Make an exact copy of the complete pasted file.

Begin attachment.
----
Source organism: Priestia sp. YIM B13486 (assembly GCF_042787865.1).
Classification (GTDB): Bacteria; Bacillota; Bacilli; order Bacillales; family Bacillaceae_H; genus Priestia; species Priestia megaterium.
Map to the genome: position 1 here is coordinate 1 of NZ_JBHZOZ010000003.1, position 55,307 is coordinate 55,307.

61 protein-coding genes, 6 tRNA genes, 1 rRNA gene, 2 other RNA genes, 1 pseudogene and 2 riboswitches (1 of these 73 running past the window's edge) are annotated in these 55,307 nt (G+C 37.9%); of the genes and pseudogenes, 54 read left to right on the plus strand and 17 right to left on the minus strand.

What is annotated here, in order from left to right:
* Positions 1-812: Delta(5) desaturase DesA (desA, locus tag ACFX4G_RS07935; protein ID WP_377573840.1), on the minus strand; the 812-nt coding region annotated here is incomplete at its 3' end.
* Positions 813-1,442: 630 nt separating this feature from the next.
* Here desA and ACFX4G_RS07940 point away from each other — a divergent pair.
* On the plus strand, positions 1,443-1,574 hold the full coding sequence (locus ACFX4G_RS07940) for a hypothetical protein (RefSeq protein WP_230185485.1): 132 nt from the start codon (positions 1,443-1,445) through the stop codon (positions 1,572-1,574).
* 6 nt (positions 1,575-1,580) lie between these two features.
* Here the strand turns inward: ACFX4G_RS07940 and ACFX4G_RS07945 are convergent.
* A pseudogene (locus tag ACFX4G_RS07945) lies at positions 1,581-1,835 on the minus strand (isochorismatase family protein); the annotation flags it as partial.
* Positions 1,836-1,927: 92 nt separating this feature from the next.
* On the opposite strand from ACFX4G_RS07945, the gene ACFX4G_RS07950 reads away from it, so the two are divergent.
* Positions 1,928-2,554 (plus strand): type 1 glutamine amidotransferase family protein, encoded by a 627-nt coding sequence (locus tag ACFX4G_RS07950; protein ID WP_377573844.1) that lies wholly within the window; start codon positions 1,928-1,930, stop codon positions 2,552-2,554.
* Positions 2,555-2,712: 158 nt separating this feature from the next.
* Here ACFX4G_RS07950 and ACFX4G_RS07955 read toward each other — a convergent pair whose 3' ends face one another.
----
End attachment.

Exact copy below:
Source organism: Priestia sp. YIM B13486 (assembly GCF_042787865.1).
Classification (GTDB): Bacteria; Bacillota; Bacilli; order Bacillales; family Bacillaceae_H; genus Priestia; species Priestia megaterium.
Map to the genome: position 1 here is coordinate 1 of NZ_JBHZOZ010000003.1, position 55,307 is coordinate 55,307.

61 protein-coding genes, 6 tRNA genes, 1 rRNA gene, 2 other RNA genes, 1 pseudogene and 2 riboswitches (1 of these 73 running past the window's edge) are annotated in these 55,307 nt (G+C 37.9%); of the genes and pseudogenes, 54 read left to right on the plus strand and 17 right to left on the minus strand.

What is annotated here, in order from left to right:
* Positions 1-812: Delta(5) desaturase DesA (desA, locus tag ACFX4G_RS07935; protein ID WP_377573840.1), on the minus strand; the 812-nt coding region annotated here is incomplete at its 3' end.
* Positions 813-1,442: 630 nt separating this feature from the next.
* Here desA and ACFX4G_RS07940 point away from each other — a divergent pair.
* On the plus strand, positions 1,443-1,574 hold the full coding sequence (locus ACFX4G_RS07940) for a hypothetical protein (RefSeq protein WP_230185485.1): 132 nt from the start codon (positions 1,443-1,445) through the stop codon (positions 1,572-1,574).
* 6 nt (positions 1,575-1,580) lie between these two features.
* Here the strand turns inward: ACFX4G_RS07940 and ACFX4G_RS07945 are convergent.
* A pseudogene (locus tag ACFX4G_RS07945) lies at positions 1,581-1,835 on the minus strand (isochorismatase family protein); the annotation flags it as partial.
* Positions 1,836-1,927: 92 nt separating this feature from the next.
* On the opposite strand from ACFX4G_RS07945, the gene ACFX4G_RS07950 reads away from it, so the two are divergent.
* Positions 1,928-2,554 (plus strand): type 1 glutamine amidotransferase family protein, encoded by a 627-nt coding sequence (locus tag ACFX4G_RS07950; protein ID WP_377573844.1) that lies wholly within the window; start codon positions 1,928-1,930, stop codon positions 2,552-2,554.
* Positions 2,555-2,712: 158 nt separating this feature from the next.
* Here ACFX4G_RS07950 and ACFX4G_RS07955 read toward each other — a convergent pair whose 3' ends face one another.